There's a lot of over the top dismissal of the rocky to be found, but it can certainly make world class shots - especially yours! :)
Trust your taste. Don't trust your perception.

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dsc

#3: Post by dsc » Feb 14, 2016, 9:20 pm

Such a shame that the grinder was so badly misaligned even though the parts which make it are not that bad to begin with. Curious how much work / time / money it would add to the overall numbers if they decided to alter their manufacturing process and machine the mating surface of the body?

This also takes me back to something often ignored when talking about re-alignment, assuming that everything apart from the burrs on the grinder is well aligned and simply blindly re-aligning against parts on the grinder for example the burr-mount. If this Rocky was to be re-aligned as most people suggest ie. use shims to center the burrs in the mounting parts, it would still be way off. Having a gap of 0.006" / ~0.15mm when one side of the burr is touching must have a detrimental effect on the grind quality, glad to hear it's all much better now and thanks for sharing the info / photos.

T.

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nickw

#4: Post by nickw » Feb 15, 2016, 2:34 pm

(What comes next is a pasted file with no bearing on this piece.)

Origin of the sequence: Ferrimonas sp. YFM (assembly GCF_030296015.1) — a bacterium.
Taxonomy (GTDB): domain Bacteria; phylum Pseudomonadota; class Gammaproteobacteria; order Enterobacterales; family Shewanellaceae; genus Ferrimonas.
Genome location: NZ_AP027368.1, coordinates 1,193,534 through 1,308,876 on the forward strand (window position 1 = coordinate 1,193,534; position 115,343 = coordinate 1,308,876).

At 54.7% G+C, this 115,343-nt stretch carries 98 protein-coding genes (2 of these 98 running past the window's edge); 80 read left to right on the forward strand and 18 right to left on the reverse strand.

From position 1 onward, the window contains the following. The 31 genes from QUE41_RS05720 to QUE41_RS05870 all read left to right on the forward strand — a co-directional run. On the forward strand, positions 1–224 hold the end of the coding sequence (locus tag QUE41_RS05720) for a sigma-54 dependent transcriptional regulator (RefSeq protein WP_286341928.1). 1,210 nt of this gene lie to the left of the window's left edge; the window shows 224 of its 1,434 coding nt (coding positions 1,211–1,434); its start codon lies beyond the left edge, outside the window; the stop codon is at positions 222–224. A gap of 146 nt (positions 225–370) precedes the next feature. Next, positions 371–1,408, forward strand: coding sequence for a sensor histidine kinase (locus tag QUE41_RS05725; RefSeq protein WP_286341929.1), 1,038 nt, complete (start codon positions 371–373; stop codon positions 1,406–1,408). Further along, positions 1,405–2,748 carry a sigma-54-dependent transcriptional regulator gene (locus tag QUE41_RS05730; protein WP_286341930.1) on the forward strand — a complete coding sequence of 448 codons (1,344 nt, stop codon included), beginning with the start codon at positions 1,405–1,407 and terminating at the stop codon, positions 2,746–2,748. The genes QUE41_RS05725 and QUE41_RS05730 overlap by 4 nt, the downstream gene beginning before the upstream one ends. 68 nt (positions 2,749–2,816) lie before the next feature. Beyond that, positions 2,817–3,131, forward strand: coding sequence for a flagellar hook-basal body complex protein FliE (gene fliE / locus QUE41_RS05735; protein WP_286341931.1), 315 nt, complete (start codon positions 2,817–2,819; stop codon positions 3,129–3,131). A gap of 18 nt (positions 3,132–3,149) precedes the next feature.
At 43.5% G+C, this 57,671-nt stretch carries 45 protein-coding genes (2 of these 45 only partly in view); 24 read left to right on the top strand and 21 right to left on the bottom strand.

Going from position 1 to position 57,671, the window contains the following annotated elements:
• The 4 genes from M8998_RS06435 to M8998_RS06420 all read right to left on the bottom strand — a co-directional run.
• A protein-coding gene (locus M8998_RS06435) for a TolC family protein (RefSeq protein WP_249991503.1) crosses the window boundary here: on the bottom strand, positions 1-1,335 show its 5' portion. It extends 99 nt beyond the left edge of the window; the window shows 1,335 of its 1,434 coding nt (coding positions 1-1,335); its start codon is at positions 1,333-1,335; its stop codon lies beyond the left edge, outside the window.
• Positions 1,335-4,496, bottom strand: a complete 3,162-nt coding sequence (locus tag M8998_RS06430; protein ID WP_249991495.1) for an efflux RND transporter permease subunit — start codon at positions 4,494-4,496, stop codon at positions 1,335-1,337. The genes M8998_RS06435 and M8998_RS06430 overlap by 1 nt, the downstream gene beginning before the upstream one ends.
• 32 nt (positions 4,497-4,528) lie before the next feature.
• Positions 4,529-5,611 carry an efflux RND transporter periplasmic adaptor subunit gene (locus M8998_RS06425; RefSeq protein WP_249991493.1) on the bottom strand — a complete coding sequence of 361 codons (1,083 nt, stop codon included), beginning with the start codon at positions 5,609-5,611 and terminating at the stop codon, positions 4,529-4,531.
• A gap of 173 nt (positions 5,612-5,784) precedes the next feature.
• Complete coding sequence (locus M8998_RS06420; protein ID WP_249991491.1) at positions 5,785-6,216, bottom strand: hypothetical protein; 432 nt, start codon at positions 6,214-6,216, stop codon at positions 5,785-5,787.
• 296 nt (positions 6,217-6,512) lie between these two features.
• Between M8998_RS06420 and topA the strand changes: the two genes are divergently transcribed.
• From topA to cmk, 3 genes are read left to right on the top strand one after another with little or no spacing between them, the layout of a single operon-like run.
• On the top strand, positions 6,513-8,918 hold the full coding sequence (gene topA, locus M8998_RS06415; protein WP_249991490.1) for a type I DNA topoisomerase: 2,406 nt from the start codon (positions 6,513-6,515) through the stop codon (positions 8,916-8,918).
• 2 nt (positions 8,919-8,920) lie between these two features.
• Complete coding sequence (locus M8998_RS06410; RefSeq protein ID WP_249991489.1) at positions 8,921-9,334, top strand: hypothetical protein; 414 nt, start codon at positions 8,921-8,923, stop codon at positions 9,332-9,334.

.15mm out is terrible!
If you're within .025mm how you're doing good.
If you can get it down to .01 axially, you'll probably notice a benefit again.
Enjoy the results :)

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AssafL

#5: Post by AssafL » Feb 15, 2016, 2:43 pm

Someone ought to teach grinder makers to use a refractometer.
Scraping away (slowly) at the tyranny of biases and dogma.

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nickw

#6: Post by nickw » Feb 15, 2016, 2:44 pm

dsc wrote:Such a shame that the grinder was so badly misaligned even though the parts which make it are not that bad to begin with. Curious how much work / time / money it would add to the overall numbers if they decided to alter their manufacturing process and machine the mating surface of the body?

This also takes me back to something often ignored when talking about re-alignment, assuming that everything apart from the burrs on the grinder is well aligned and simply blindly re-aligning against parts on the grinder for example the burr-mount. If this Rocky was to be re-aligned as most people suggest ie. use shims to center the burrs in the mounting parts, it would still be way off. Having a gap of 0.006" / ~0.15mm when one side of the burr is touching must have a detrimental effect on the grind quality, glad to hear it's all much better now and thanks for sharing the info / photos.

T.
Ditto, most are terrible.

I also wish manufactures would spend more time/money where it matters: alignment. Although that's another story... as users would complain the grinder is less forgiving.

Re shims (and please don't get the wrong idea about me here):
While I recommend people shim their burrs when installing (easiest way for the average person to get decent results) one must fix underlying alignment problems first. No arguments there. That's the most important, and that's where the majority of the problems lay. I've stated that on BaristaHustle before with people ask about alignment. Please don't get the wrong idea about me here.